Unless specified otherwise, Program Meetings are held at the 1912 Center, Fiske Room, 3rd and Adams, in Moscow. Everyone is welcome. Meetings begin at 7:00pm. *NOTE TIME CHANGE
Board meetings are held on the first Tuesday of each month at the 1912 Center, Fiske Room, 3rd and Adams, in Moscow. Meetings begin at 7:00 PM. For additional information, ask at a program meeting, refer to your newsletter, or contact any of the chapter officers.
PROGRAM MEETING FOR FEB 20 POSTPONED
Wednesday, February 20 at 7:00 p.m. in the Great Room of the 1912 Center, Moscow, HawkWatch International Senior Scientist Dave Oleyar will give a presentation on current research programs of HWI. Urban areas, or the built environment, are one of the fastest growing habitats on the planet. While a number of researchers have studied the ecology of some wildlife species in cities, there are many questions left to address. Dr. Oleyar discuss some what we already know, and you will also learn about HWI’s newly launched Studies of Urban Raptor Ecology (SURE) Program that currently includes surveys or raptor communities in different urban areas (including the Palouse), and studies of the nesting ecology and survival of American Kestrels. Dave will also discuss future plans for this program. There are opportunities to help contribute to these efforts for those interested! The program is free and open to the public.
Wednesday, March 20, David Moen of the Nez Perce Wildlife Division will discuss the Nez Perce Tribe’s research and efforts to return condors to the greater Hells Canyon area, with particular attention on habitat evaluation and addressing the issue at the heart of this giant vulture’s recovery: lead poisoning in scavenging raptors and how hunting and ranching practices firmly rooted in their conservation heritage can be vital tools for the protection and recovery of birds of prey. The program will be held in the Great Room of the 1912 Center, Moscow, at 7:00pm and is free and open to the public.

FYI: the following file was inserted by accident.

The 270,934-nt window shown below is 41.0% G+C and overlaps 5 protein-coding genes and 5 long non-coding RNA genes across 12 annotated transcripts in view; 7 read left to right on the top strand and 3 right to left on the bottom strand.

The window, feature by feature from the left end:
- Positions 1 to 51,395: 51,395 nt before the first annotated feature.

Tribes in the Pacific Northwest are proven leaders in modern conservation efforts. They have been instrumental in fighting for salmon recovery in the Columbia basin, protecting bighorn sheep in Idaho, providing refuge for marbled murrelets in the coast range, and returning gray wolves to the region. As a next step in this trajectory of healing western lands, the Yurok and Nez Perce Tribes are working with others to bring California condors back to Oregon. It is this shared vision of restoring the common ecology to contribute to a more diverse and resilient world that makes partnerships between local tribes, concerned citizens, and regional organizations a natural development. Diverse partnerships working toward a common conservation goal are especially needed now that a growing human population threatens to, quite literally, consume the biological riches of our planet.
Canada Goose and Gosling